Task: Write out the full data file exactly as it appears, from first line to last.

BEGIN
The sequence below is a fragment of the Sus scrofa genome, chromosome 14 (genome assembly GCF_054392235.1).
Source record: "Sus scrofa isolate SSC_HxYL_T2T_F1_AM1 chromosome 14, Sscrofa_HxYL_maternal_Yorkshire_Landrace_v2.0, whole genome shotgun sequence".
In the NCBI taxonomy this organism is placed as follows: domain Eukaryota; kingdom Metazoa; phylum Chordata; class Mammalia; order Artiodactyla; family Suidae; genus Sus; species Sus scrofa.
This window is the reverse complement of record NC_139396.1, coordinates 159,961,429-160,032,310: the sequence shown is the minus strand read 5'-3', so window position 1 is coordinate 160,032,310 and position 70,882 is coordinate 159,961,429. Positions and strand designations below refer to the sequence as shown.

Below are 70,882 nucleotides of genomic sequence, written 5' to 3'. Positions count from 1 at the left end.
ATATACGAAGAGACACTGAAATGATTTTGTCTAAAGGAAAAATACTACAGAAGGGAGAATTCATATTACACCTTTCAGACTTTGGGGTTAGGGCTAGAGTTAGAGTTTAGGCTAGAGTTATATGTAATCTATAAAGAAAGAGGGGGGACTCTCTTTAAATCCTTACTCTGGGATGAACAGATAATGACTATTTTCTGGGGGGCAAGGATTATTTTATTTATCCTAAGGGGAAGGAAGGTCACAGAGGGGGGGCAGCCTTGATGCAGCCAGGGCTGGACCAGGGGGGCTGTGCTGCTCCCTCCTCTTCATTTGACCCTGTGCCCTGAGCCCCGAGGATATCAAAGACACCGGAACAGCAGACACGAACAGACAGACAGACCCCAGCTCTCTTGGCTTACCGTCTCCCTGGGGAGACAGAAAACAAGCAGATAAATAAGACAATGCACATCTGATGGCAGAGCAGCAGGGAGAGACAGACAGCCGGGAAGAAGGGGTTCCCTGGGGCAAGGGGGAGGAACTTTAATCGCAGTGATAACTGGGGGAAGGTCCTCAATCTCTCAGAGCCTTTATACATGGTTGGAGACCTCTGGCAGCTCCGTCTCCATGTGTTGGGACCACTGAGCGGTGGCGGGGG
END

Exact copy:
The sequence below is a fragment of the Sus scrofa genome, chromosome 14 (genome assembly GCF_054392235.1).
Source record: "Sus scrofa isolate SSC_HxYL_T2T_F1_AM1 chromosome 14, Sscrofa_HxYL_maternal_Yorkshire_Landrace_v2.0, whole genome shotgun sequence".
In the NCBI taxonomy this organism is placed as follows: domain Eukaryota; kingdom Metazoa; phylum Chordata; class Mammalia; order Artiodactyla; family Suidae; genus Sus; species Sus scrofa.
This window is the reverse complement of record NC_139396.1, coordinates 159,961,429-160,032,310: the sequence shown is the minus strand read 5'-3', so window position 1 is coordinate 160,032,310 and position 70,882 is coordinate 159,961,429. Positions and strand designations below refer to the sequence as shown.

Below are 70,882 nucleotides of genomic sequence, written 5' to 3'. Positions count from 1 at the left end.
ATATACGAAGAGACACTGAAATGATTTTGTCTAAAGGAAAAATACTACAGAAGGGAGAATTCATATTACACCTTTCAGACTTTGGGGTTAGGGCTAGAGTTAGAGTTTAGGCTAGAGTTATATGTAATCTATAAAGAAAGAGGGGGGACTCTCTTTAAATCCTTACTCTGGGATGAACAGATAATGACTATTTTCTGGGGGGCAAGGATTATTTTATTTATCCTAAGGGGAAGGAAGGTCACAGAGGGGGGGCAGCCTTGATGCAGCCAGGGCTGGACCAGGGGGGCTGTGCTGCTCCCTCCTCTTCATTTGACCCTGTGCCCTGAGCCCCGAGGATATCAAAGACACCGGAACAGCAGACACGAACAGACAGACAGACCCCAGCTCTCTTGGCTTACCGTCTCCCTGGGGAGACAGAAAACAAGCAGATAAATAAGACAATGCACATCTGATGGCAGAGCAGCAGGGAGAGACAGACAGCCGGGAAGAAGGGGTTCCCTGGGGCAAGGGGGAGGAACTTTAATCGCAGTGATAACTGGGGGAAGGTCCTCAATCTCTCAGAGCCTTTATACATGGTTGGAGACCTCTGGCAGCTCCGTCTCCATGTGTTGGGACCACTGAGCGGTGGCGGGGG